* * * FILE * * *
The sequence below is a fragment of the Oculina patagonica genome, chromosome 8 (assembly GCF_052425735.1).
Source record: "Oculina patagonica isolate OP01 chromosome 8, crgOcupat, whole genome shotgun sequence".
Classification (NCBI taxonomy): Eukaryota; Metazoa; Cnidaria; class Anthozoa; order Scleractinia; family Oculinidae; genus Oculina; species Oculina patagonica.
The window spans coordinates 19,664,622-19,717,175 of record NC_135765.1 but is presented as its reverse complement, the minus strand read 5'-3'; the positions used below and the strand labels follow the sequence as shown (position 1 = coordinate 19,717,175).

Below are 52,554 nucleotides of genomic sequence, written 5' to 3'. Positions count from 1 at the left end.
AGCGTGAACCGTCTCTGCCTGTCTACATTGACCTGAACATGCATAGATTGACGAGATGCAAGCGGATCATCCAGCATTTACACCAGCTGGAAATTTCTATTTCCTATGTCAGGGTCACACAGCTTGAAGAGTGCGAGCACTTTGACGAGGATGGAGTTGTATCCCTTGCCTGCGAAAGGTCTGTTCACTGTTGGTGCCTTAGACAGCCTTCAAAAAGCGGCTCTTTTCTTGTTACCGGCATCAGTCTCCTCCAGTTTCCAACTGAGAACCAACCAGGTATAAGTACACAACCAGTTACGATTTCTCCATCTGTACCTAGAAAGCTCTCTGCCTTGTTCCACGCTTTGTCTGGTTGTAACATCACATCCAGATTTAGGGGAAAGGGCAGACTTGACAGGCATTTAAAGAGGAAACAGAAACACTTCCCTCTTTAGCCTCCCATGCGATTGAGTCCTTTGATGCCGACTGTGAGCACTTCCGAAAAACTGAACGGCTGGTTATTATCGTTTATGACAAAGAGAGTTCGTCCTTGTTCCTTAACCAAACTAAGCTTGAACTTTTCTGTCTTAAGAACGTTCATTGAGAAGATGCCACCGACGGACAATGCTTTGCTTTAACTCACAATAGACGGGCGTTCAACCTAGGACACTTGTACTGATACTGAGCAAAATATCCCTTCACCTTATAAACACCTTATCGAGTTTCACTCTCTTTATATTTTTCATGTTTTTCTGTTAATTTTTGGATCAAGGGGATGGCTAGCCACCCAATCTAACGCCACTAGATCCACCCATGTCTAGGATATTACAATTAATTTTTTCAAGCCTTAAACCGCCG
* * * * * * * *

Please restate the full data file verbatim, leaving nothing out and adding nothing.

The sequence below is a fragment of the Oculina patagonica genome, chromosome 8 (assembly GCF_052425735.1).
Source record: "Oculina patagonica isolate OP01 chromosome 8, crgOcupat, whole genome shotgun sequence".
Classification (NCBI taxonomy): Eukaryota; Metazoa; Cnidaria; class Anthozoa; order Scleractinia; family Oculinidae; genus Oculina; species Oculina patagonica.
The window spans coordinates 19,664,622-19,717,175 of record NC_135765.1 but is presented as its reverse complement, the minus strand read 5'-3'; the positions used below and the strand labels follow the sequence as shown (position 1 = coordinate 19,717,175).

Below are 52,554 nucleotides of genomic sequence, written 5' to 3'. Positions count from 1 at the left end.
AGCGTGAACCGTCTCTGCCTGTCTACATTGACCTGAACATGCATAGATTGACGAGATGCAAGCGGATCATCCAGCATTTACACCAGCTGGAAATTTCTATTTCCTATGTCAGGGTCACACAGCTTGAAGAGTGCGAGCACTTTGACGAGGATGGAGTTGTATCCCTTGCCTGCGAAAGGTCTGTTCACTGTTGGTGCCTTAGACAGCCTTCAAAAAGCGGCTCTTTTCTTGTTACCGGCATCAGTCTCCTCCAGTTTCCAACTGAGAACCAACCAGGTATAAGTACACAACCAGTTACGATTTCTCCATCTGTACCTAGAAAGCTCTCTGCCTTGTTCCACGCTTTGTCTGGTTGTAACATCACATCCAGATTTAGGGGAAAGGGCAGACTTGACAGGCATTTAAAGAGGAAACAGAAACACTTCCCTCTTTAGCCTCCCATGCGATTGAGTCCTTTGATGCCGACTGTGAGCACTTCCGAAAAACTGAACGGCTGGTTATTATCGTTTATGACAAAGAGAGTTCGTCCTTGTTCCTTAACCAAACTAAGCTTGAACTTTTCTGTCTTAAGAACGTTCATTGAGAAGATGCCACCGACGGACAATGCTTTGCTTTAACTCACAATAGACGGGCGTTCAACCTAGGACACTTGTACTGATACTGAGCAAAATATCCCTTCACCTTATAAACACCTTATCGAGTTTCACTCTCTTTATATTTTTCATGTTTTTCTGTTAATTTTTGGATCAAGGGGATGGCTAGCCACCCAATCTAACGCCACTAGATCCACCCATGTCTAGGATATTACAATTAATTTTTTCAAGCCTTAAACCGCCG